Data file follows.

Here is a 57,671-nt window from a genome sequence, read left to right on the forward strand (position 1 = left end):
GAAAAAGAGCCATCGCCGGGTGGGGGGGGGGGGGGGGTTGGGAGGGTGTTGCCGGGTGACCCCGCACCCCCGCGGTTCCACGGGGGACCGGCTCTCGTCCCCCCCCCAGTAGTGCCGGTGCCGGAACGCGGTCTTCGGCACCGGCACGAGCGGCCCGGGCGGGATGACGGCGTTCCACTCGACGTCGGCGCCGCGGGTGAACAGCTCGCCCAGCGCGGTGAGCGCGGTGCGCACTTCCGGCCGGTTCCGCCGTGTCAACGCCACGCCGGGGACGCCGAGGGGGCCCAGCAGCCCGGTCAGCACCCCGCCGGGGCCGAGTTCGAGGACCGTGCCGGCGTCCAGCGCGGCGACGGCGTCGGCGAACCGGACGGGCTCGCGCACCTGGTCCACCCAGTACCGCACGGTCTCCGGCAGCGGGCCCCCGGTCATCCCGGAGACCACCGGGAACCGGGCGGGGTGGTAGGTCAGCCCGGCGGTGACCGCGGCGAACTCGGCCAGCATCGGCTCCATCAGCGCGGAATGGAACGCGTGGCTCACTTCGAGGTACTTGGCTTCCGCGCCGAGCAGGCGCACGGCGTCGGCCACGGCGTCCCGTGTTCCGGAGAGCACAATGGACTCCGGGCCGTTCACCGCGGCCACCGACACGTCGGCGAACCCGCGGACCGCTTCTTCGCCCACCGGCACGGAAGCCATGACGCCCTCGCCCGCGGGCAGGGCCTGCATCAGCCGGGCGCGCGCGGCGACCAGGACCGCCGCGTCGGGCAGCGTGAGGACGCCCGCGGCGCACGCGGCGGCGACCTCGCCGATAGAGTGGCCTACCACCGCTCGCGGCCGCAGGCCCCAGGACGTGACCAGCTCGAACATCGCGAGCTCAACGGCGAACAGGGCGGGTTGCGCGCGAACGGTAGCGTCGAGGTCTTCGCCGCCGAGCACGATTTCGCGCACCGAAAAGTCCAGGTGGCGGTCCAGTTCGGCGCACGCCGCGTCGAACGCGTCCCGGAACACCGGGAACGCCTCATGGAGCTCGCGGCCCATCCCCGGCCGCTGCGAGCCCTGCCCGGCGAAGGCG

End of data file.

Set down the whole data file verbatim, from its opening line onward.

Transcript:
Here is a 57,671-nt window from a genome sequence, read left to right on the forward strand (position 1 = left end):
GAAAAAGAGCCATCGCCGGGTGGGGGGGGGGGGGGGGTTGGGAGGGTGTTGCCGGGTGACCCCGCACCCCCGCGGTTCCACGGGGGACCGGCTCTCGTCCCCCCCCCAGTAGTGCCGGTGCCGGAACGCGGTCTTCGGCACCGGCACGAGCGGCCCGGGCGGGATGACGGCGTTCCACTCGACGTCGGCGCCGCGGGTGAACAGCTCGCCCAGCGCGGTGAGCGCGGTGCGCACTTCCGGCCGGTTCCGCCGTGTCAACGCCACGCCGGGGACGCCGAGGGGGCCCAGCAGCCCGGTCAGCACCCCGCCGGGGCCGAGTTCGAGGACCGTGCCGGCGTCCAGCGCGGCGACGGCGTCGGCGAACCGGACGGGCTCGCGCACCTGGTCCACCCAGTACCGCACGGTCTCCGGCAGCGGGCCCCCGGTCATCCCGGAGACCACCGGGAACCGGGCGGGGTGGTAGGTCAGCCCGGCGGTGACCGCGGCGAACTCGGCCAGCATCGGCTCCATCAGCGCGGAATGGAACGCGTGGCTCACTTCGAGGTACTTGGCTTCCGCGCCGAGCAGGCGCACGGCGTCGGCCACGGCGTCCCGTGTTCCGGAGAGCACAATGGACTCCGGGCCGTTCACCGCGGCCACCGACACGTCGGCGAACCCGCGGACCGCTTCTTCGCCCACCGGCACGGAAGCCATGACGCCCTCGCCCGCGGGCAGGGCCTGCATCAGCCGGGCGCGCGCGGCGACCAGGACCGCCGCGTCGGGCAGCGTGAGGACGCCCGCGGCGCACGCGGCGGCGACCTCGCCGATAGAGTGGCCTACCACCGCTCGCGGCCGCAGGCCCCAGGACGTGACCAGCTCGAACATCGCGAGCTCAACGGCGAACAGGGCGGGTTGCGCGCGAACGGTAGCGTCGAGGTCTTCGCCGCCGAGCACGATTTCGCGCACCGAAAAGTCCAGGTGGCGGTCCAGTTCGGCGCACGCCGCGTCGAACGCGTCCCGGAACACCGGGAACGCCTCATGGAGCTCGCGGCCCATCCCCGGCCGCTGCGAGCCCTGCCCGGCGAAGGCG